Additionally, Metaphone keys are used for directors’ and actors’ names (as explained in Data Structure section). In the conversation sample of figure 2, the bot calculates the Metaphone key of the mistyped (or miss-transcripted from voice input) ”Nataly Portman” into ”NTL PRTMN”. It is able to find the correct movie regardless of the ”Natalie” typo.

There can be a second database: map PersonKey Listmovies, such that finding a Listmovies for a given PersonKey is an operation. The Listmovies should contain the full information about the movies, not their Ids. If at least one actor/director is extracted, then the bot should query their keys in this database, and then apply additional WHERE clauses on the resulting Listmovies. This would be extremely fast and scalable to querying. A problem is the extra space required. If on average each movie has 20 actors/directors, then total stored data would be multiplied by ~20. For the sample bot (~41k movies), it should be worthwhile.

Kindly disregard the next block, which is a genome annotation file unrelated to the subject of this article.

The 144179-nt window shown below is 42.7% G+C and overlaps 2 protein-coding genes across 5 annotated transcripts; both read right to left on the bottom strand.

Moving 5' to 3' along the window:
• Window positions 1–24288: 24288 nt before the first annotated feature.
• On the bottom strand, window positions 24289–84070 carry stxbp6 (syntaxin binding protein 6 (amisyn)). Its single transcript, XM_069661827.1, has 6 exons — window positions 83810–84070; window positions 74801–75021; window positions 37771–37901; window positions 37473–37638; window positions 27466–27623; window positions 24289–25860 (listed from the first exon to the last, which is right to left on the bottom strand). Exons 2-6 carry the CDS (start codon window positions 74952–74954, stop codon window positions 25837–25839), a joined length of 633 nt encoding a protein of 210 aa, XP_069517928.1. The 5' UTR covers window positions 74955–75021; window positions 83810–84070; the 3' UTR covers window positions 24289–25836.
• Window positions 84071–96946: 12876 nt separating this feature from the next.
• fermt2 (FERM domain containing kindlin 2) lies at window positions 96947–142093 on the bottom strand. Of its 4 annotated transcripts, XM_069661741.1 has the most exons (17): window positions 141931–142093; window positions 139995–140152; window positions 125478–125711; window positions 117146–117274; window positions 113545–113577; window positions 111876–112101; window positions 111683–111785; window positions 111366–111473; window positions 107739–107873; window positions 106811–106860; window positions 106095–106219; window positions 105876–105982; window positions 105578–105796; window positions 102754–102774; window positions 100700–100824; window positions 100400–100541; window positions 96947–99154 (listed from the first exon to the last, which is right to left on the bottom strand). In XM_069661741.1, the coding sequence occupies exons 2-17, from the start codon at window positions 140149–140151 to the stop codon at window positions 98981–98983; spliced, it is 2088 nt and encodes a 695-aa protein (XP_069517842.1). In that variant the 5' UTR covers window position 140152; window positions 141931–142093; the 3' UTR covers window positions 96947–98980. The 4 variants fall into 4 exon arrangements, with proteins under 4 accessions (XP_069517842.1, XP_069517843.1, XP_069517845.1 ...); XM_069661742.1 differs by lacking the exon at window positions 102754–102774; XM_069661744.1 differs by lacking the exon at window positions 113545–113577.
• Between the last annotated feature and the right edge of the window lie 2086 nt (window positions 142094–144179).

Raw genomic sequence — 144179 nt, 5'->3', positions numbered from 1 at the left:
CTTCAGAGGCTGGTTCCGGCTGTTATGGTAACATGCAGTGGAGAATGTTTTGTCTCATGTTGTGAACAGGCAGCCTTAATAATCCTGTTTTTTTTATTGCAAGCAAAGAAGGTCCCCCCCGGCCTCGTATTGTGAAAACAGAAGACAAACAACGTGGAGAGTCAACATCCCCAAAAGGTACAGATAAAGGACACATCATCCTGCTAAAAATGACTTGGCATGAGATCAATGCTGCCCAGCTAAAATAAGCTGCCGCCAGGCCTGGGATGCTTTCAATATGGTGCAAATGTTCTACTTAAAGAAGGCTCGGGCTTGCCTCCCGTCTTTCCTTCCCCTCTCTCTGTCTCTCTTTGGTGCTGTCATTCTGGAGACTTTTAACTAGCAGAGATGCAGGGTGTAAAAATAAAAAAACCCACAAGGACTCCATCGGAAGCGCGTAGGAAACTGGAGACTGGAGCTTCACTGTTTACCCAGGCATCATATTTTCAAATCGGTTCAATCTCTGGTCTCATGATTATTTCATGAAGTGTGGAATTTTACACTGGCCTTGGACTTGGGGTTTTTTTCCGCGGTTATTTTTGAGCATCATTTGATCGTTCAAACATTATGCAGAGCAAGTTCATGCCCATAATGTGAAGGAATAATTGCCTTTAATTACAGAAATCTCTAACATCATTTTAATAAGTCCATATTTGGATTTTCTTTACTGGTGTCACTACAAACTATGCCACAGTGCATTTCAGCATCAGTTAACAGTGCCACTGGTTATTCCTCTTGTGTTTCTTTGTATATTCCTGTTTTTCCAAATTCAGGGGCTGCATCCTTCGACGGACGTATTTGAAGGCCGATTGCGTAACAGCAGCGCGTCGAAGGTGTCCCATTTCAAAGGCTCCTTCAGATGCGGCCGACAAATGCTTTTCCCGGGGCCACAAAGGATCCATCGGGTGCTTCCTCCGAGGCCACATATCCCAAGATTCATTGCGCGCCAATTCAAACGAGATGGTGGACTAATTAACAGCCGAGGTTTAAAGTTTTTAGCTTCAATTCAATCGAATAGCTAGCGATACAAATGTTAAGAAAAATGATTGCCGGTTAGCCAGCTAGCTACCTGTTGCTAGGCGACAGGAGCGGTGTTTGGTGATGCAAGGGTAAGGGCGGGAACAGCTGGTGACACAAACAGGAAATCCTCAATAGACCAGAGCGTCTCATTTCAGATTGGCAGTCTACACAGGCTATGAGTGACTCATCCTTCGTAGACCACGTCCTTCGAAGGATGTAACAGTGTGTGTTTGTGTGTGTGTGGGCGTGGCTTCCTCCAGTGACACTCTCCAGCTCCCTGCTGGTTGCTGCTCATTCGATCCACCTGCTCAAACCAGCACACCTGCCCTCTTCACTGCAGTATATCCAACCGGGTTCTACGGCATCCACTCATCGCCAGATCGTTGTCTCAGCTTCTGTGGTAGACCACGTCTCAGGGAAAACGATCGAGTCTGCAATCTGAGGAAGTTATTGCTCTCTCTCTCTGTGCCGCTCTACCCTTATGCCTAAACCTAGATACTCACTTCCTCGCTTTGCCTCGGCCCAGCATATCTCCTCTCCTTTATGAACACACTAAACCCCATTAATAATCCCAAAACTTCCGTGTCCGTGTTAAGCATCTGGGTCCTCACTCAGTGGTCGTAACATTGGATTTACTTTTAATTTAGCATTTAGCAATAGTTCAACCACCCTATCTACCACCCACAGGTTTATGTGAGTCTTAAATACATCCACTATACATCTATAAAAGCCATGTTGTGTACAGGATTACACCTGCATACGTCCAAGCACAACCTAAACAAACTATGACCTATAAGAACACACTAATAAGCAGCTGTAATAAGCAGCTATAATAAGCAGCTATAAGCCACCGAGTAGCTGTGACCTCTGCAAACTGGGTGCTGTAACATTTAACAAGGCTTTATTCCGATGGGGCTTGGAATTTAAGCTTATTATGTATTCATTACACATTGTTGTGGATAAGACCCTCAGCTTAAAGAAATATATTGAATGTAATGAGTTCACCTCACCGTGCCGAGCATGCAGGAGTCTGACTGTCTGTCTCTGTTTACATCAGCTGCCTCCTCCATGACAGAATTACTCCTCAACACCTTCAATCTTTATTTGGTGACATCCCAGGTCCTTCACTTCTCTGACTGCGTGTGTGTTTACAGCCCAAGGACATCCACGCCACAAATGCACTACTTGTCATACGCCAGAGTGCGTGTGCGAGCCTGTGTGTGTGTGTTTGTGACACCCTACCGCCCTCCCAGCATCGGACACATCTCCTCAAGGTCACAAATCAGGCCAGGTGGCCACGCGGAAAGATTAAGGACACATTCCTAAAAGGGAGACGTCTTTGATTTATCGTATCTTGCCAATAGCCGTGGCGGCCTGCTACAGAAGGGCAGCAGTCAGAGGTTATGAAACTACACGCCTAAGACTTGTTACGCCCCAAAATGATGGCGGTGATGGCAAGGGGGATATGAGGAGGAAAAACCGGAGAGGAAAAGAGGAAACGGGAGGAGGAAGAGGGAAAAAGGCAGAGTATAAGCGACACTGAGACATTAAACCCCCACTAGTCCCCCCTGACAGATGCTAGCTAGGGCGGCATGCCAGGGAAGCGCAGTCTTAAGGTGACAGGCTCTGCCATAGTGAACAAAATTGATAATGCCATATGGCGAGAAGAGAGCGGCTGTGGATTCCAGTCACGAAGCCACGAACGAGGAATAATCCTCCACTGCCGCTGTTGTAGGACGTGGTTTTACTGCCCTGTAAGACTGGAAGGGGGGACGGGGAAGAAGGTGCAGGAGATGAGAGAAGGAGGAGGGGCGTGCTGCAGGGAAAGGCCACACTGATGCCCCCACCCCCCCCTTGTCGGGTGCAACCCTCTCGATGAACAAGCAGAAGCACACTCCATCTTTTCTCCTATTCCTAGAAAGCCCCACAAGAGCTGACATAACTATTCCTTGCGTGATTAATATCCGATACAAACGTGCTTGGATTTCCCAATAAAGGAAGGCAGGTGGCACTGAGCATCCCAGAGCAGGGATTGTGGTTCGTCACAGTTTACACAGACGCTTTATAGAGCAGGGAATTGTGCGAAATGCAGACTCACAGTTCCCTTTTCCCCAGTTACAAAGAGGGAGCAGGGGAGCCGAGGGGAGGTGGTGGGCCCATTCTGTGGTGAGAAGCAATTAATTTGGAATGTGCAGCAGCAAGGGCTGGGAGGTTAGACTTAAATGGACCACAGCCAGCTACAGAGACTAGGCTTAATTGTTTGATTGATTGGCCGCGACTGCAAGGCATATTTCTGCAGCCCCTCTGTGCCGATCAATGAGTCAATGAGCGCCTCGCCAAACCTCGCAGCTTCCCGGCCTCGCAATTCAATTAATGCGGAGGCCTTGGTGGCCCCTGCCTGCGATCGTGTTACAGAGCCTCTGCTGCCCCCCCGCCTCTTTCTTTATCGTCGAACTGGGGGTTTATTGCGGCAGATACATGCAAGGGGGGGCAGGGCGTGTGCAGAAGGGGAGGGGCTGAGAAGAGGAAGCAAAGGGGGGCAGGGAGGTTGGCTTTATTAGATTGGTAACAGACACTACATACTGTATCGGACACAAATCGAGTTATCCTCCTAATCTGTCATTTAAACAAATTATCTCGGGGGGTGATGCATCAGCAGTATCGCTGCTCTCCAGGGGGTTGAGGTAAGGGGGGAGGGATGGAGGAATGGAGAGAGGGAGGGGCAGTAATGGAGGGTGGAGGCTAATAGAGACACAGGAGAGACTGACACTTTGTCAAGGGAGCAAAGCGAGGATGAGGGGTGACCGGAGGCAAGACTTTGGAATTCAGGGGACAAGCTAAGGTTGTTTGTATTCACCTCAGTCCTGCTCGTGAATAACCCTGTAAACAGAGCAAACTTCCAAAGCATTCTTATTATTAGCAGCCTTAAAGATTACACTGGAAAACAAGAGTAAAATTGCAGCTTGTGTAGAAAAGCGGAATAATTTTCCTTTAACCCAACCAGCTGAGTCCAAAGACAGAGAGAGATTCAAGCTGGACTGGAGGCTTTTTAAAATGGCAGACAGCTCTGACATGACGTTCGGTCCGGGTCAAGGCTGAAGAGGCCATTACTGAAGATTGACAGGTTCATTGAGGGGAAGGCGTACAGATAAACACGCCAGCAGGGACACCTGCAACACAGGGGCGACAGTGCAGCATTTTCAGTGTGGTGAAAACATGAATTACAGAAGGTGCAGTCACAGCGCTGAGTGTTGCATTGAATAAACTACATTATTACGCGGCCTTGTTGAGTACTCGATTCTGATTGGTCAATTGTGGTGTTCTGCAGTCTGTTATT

Fig. 3: Movie finder sample conversation.

Viii Conclusion

In this paper we presented a general framework to enable users to heavily specify criteria for database queries in a user-friendly way. It produces a conversational bot that extracts meaningful information from user’s sentences, that asks subsequent questions to complete missing information, and that adjusts its questions and information-extraction parameters for later conversations depending on users’ behavior. Additionally, we provided a comparison of existing tools and gave novel techniques to implement such framework.

We recommend developers to use LUIS as the language understanding service. For the language understanding techniques, we recommend developers to start by applying techniques 1-3 of the Language Understanding section, and then to gradually advance to technique 8 according to comfortability implementing the methods and tuning the parameters. Techniques 1-6 were implemented and are available to Microsoft employees.

References